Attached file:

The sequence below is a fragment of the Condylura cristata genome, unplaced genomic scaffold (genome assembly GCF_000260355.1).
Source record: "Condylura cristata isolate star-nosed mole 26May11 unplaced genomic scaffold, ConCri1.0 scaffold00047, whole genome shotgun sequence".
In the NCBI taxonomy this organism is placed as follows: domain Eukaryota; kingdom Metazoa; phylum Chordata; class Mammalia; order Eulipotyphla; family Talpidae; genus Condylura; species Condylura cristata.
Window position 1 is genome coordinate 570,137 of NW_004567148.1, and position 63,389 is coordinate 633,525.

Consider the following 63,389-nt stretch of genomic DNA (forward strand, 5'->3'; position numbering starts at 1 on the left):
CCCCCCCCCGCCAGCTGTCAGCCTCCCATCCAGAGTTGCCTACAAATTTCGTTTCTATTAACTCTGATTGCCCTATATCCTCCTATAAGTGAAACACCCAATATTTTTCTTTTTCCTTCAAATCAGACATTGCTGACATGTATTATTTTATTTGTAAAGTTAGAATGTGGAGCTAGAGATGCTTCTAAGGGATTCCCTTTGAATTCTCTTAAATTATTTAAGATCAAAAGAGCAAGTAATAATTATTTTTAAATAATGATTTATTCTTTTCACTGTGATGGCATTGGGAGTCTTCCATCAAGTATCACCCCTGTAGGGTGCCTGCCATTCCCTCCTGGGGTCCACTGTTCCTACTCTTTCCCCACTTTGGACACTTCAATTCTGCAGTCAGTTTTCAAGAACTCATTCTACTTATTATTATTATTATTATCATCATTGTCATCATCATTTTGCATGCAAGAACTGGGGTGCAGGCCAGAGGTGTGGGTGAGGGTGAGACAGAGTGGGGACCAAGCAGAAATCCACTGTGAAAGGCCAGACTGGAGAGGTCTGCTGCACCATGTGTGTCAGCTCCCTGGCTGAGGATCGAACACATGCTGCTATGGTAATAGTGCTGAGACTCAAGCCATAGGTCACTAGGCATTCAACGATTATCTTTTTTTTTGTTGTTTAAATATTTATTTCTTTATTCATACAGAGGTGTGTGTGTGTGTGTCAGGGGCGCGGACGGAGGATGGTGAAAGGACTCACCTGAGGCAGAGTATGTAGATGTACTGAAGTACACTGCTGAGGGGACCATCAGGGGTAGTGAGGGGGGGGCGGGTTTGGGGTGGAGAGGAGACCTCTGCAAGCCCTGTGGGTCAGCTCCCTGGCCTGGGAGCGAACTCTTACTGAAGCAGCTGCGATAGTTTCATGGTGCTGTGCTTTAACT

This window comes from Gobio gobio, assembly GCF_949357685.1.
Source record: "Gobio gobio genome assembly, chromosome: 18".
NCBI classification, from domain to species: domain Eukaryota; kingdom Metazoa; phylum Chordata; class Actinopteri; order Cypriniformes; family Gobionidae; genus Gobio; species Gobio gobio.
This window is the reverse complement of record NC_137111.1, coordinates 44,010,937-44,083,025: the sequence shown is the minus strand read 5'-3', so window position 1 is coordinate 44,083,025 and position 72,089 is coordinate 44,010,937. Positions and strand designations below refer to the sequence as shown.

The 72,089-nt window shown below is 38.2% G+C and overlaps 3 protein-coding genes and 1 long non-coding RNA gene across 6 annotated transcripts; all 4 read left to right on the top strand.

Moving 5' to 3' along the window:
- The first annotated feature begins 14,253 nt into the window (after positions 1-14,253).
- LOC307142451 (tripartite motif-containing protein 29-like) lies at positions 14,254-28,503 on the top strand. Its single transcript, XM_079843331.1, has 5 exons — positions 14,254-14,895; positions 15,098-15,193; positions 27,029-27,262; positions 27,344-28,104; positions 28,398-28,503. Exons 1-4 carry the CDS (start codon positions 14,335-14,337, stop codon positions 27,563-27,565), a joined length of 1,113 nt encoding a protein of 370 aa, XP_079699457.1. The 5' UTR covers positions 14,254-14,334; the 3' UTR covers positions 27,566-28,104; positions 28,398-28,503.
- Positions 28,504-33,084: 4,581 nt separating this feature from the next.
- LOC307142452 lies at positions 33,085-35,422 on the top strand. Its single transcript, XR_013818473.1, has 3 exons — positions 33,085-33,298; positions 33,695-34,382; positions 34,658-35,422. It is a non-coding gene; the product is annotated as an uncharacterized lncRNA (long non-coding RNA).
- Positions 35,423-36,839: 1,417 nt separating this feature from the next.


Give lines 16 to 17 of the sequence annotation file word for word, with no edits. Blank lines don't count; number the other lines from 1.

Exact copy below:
- LOC307142452 lies at positions 33,085-35,422 on the top strand. Its single transcript, XR_013818473.1, has 3 exons — positions 33,085-33,298; positions 33,695-34,382; positions 34,658-35,422. It is a non-coding gene; the product is annotated as an uncharacterized lncRNA (long non-coding RNA).
- Positions 35,423-36,839: 1,417 nt separating this feature from the next.